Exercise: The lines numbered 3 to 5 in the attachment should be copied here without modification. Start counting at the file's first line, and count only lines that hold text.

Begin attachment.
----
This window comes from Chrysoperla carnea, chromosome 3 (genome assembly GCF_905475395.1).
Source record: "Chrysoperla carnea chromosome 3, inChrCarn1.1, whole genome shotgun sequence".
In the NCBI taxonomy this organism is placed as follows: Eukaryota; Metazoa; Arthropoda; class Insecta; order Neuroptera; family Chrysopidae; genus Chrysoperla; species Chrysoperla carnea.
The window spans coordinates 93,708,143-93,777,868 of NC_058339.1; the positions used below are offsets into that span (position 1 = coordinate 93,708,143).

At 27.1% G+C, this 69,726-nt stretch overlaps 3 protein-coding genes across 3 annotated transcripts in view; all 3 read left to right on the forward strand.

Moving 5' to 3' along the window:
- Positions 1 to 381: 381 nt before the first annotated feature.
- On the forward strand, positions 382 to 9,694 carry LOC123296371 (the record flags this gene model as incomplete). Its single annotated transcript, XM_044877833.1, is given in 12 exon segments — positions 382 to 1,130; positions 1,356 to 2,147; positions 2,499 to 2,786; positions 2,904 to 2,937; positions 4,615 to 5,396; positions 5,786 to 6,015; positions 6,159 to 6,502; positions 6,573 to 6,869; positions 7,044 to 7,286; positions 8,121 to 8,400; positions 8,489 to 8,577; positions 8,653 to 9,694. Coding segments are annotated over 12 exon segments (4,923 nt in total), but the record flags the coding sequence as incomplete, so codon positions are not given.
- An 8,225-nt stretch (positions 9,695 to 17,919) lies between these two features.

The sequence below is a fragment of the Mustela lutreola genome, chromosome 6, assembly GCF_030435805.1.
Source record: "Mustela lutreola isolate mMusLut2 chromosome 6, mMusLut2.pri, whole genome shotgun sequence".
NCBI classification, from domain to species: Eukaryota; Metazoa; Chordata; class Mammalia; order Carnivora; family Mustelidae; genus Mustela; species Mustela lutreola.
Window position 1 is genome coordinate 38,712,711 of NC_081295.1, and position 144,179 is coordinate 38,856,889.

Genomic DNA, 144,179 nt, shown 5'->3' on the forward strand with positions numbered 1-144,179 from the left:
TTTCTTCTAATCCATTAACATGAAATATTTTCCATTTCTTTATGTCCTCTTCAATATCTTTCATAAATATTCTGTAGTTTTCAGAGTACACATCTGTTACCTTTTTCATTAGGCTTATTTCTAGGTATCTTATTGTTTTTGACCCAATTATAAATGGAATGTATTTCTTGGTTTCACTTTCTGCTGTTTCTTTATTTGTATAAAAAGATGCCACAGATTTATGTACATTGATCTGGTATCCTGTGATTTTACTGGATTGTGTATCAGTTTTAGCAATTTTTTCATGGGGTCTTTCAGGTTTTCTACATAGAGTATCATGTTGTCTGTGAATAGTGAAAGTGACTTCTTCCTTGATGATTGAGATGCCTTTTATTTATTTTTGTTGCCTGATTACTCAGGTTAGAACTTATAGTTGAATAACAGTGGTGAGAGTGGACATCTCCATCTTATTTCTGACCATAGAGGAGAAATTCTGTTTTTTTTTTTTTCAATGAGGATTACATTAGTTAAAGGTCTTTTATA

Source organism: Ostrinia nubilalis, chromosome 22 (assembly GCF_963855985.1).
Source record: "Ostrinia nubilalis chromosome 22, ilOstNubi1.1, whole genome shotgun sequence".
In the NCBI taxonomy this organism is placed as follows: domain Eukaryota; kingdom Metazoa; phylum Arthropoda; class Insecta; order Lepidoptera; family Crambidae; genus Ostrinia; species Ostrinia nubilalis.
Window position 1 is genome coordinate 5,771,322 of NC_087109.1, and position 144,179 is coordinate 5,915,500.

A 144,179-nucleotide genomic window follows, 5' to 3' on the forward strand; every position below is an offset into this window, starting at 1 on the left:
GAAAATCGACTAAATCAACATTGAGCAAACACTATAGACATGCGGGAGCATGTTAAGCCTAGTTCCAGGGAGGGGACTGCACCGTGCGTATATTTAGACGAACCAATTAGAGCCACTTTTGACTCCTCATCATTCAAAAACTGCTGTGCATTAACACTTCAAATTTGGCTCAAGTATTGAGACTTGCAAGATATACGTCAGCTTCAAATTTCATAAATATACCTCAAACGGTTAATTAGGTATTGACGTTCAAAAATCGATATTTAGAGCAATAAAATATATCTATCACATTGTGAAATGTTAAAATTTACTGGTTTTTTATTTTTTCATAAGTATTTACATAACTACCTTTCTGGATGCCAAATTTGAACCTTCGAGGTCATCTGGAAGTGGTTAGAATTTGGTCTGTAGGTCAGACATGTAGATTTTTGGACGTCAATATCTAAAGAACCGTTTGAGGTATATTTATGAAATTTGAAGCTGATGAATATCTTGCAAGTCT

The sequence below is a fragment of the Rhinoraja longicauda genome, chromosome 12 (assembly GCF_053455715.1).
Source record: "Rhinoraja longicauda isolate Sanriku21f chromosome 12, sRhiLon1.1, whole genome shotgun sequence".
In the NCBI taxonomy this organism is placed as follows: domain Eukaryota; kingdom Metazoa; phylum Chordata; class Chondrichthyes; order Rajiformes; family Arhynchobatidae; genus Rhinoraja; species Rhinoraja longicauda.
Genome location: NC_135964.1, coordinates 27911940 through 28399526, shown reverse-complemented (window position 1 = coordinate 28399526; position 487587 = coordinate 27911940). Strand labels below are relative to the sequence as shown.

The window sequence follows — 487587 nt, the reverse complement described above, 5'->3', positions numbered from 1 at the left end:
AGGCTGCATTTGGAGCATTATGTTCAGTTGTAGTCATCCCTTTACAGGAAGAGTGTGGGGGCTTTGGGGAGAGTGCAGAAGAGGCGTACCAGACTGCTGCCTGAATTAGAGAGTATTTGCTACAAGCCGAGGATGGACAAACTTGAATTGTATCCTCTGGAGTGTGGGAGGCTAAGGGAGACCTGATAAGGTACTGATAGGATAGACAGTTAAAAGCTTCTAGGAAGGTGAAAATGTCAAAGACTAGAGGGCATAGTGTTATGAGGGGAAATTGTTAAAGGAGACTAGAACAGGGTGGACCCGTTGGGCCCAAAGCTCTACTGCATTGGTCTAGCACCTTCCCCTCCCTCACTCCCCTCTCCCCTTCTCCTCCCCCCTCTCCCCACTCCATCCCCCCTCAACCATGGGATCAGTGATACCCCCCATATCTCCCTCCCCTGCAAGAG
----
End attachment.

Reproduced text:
In the NCBI taxonomy this organism is placed as follows: Eukaryota; Metazoa; Arthropoda; class Insecta; order Neuroptera; family Chrysopidae; genus Chrysoperla; species Chrysoperla carnea.
The window spans coordinates 93,708,143-93,777,868 of NC_058339.1; the positions used below are offsets into that span (position 1 = coordinate 93,708,143).

At 27.1% G+C, this 69,726-nt stretch overlaps 3 protein-coding genes across 3 annotated transcripts in view; all 3 read left to right on the forward strand.